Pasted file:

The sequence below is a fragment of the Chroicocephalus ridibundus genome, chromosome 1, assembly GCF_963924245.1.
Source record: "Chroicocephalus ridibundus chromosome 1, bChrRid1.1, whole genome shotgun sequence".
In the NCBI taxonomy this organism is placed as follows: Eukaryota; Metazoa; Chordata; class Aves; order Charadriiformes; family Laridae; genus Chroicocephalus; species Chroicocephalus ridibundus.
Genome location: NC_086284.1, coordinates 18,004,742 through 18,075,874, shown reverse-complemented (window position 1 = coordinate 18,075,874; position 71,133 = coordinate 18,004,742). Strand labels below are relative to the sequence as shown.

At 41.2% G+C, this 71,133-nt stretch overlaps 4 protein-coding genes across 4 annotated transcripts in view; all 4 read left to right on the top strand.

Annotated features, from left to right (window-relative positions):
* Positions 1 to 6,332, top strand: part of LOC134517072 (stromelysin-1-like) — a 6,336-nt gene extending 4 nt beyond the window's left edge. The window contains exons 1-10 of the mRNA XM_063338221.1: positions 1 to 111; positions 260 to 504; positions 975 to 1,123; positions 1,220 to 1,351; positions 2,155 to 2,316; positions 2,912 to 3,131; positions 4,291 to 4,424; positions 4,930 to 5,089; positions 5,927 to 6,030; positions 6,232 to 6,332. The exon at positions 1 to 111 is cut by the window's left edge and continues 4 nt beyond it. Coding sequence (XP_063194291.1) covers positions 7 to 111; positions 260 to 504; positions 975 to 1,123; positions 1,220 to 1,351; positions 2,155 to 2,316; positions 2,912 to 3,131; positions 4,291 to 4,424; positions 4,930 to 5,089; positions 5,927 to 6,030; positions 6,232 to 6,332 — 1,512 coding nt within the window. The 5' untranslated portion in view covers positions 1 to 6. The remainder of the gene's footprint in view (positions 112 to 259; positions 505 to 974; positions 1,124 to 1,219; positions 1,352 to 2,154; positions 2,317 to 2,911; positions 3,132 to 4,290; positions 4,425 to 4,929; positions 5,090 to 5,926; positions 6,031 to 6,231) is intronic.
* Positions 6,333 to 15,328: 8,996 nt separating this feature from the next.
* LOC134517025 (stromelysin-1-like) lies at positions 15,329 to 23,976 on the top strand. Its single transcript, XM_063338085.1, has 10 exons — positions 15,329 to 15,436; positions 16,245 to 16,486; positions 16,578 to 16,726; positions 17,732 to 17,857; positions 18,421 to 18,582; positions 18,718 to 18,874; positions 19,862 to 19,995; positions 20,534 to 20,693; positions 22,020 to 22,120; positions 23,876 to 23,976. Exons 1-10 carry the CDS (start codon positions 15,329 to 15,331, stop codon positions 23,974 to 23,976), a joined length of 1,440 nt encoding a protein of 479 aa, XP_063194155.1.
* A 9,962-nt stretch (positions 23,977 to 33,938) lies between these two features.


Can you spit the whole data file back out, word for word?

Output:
The sequence below is a fragment of the Chroicocephalus ridibundus genome, chromosome 1, assembly GCF_963924245.1.
Source record: "Chroicocephalus ridibundus chromosome 1, bChrRid1.1, whole genome shotgun sequence".
In the NCBI taxonomy this organism is placed as follows: Eukaryota; Metazoa; Chordata; class Aves; order Charadriiformes; family Laridae; genus Chroicocephalus; species Chroicocephalus ridibundus.
Genome location: NC_086284.1, coordinates 18,004,742 through 18,075,874, shown reverse-complemented (window position 1 = coordinate 18,075,874; position 71,133 = coordinate 18,004,742). Strand labels below are relative to the sequence as shown.

At 41.2% G+C, this 71,133-nt stretch overlaps 4 protein-coding genes across 4 annotated transcripts in view; all 4 read left to right on the top strand.

Annotated features, from left to right (window-relative positions):
* Positions 1 to 6,332, top strand: part of LOC134517072 (stromelysin-1-like) — a 6,336-nt gene extending 4 nt beyond the window's left edge. The window contains exons 1-10 of the mRNA XM_063338221.1: positions 1 to 111; positions 260 to 504; positions 975 to 1,123; positions 1,220 to 1,351; positions 2,155 to 2,316; positions 2,912 to 3,131; positions 4,291 to 4,424; positions 4,930 to 5,089; positions 5,927 to 6,030; positions 6,232 to 6,332. The exon at positions 1 to 111 is cut by the window's left edge and continues 4 nt beyond it. Coding sequence (XP_063194291.1) covers positions 7 to 111; positions 260 to 504; positions 975 to 1,123; positions 1,220 to 1,351; positions 2,155 to 2,316; positions 2,912 to 3,131; positions 4,291 to 4,424; positions 4,930 to 5,089; positions 5,927 to 6,030; positions 6,232 to 6,332 — 1,512 coding nt within the window. The 5' untranslated portion in view covers positions 1 to 6. The remainder of the gene's footprint in view (positions 112 to 259; positions 505 to 974; positions 1,124 to 1,219; positions 1,352 to 2,154; positions 2,317 to 2,911; positions 3,132 to 4,290; positions 4,425 to 4,929; positions 5,090 to 5,926; positions 6,031 to 6,231) is intronic.
* Positions 6,333 to 15,328: 8,996 nt separating this feature from the next.
* LOC134517025 (stromelysin-1-like) lies at positions 15,329 to 23,976 on the top strand. Its single transcript, XM_063338085.1, has 10 exons — positions 15,329 to 15,436; positions 16,245 to 16,486; positions 16,578 to 16,726; positions 17,732 to 17,857; positions 18,421 to 18,582; positions 18,718 to 18,874; positions 19,862 to 19,995; positions 20,534 to 20,693; positions 22,020 to 22,120; positions 23,876 to 23,976. Exons 1-10 carry the CDS (start codon positions 15,329 to 15,331, stop codon positions 23,974 to 23,976), a joined length of 1,440 nt encoding a protein of 479 aa, XP_063194155.1.
* A 9,962-nt stretch (positions 23,977 to 33,938) lies between these two features.